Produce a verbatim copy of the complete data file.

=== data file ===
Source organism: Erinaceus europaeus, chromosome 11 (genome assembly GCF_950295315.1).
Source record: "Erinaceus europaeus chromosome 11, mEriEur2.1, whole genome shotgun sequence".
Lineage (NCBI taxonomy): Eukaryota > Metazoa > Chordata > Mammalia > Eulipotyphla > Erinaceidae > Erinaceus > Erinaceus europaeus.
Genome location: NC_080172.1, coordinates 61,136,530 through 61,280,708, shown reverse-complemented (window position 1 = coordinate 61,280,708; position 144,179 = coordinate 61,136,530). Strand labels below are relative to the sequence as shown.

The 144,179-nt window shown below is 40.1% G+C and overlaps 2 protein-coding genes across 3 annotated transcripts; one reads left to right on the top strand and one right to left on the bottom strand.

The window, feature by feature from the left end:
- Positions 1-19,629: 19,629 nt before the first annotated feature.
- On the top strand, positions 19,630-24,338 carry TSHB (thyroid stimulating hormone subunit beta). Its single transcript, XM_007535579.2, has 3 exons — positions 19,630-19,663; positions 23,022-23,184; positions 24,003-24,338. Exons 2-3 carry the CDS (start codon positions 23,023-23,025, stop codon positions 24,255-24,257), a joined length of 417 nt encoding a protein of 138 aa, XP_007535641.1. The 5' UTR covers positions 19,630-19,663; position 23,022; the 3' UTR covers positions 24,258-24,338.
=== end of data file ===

Source organism: Erinaceus europaeus, chromosome 11 (genome assembly GCF_950295315.1).
Source record: "Erinaceus europaeus chromosome 11, mEriEur2.1, whole genome shotgun sequence".
Lineage (NCBI taxonomy): Eukaryota > Metazoa > Chordata > Mammalia > Eulipotyphla > Erinaceidae > Erinaceus > Erinaceus europaeus.
Genome location: NC_080172.1, coordinates 61,136,530 through 61,280,708, shown reverse-complemented (window position 1 = coordinate 61,280,708; position 144,179 = coordinate 61,136,530). Strand labels below are relative to the sequence as shown.

The 144,179-nt window shown below is 40.1% G+C and overlaps 2 protein-coding genes across 3 annotated transcripts; one reads left to right on the top strand and one right to left on the bottom strand.

The window, feature by feature from the left end:
- Positions 1-19,629: 19,629 nt before the first annotated feature.
- On the top strand, positions 19,630-24,338 carry TSHB (thyroid stimulating hormone subunit beta). Its single transcript, XM_007535579.2, has 3 exons — positions 19,630-19,663; positions 23,022-23,184; positions 24,003-24,338. Exons 2-3 carry the CDS (start codon positions 23,023-23,025, stop codon positions 24,255-24,257), a joined length of 417 nt encoding a protein of 138 aa, XP_007535641.1. The 5' UTR covers positions 19,630-19,663; position 23,022; the 3' UTR covers positions 24,258-24,338.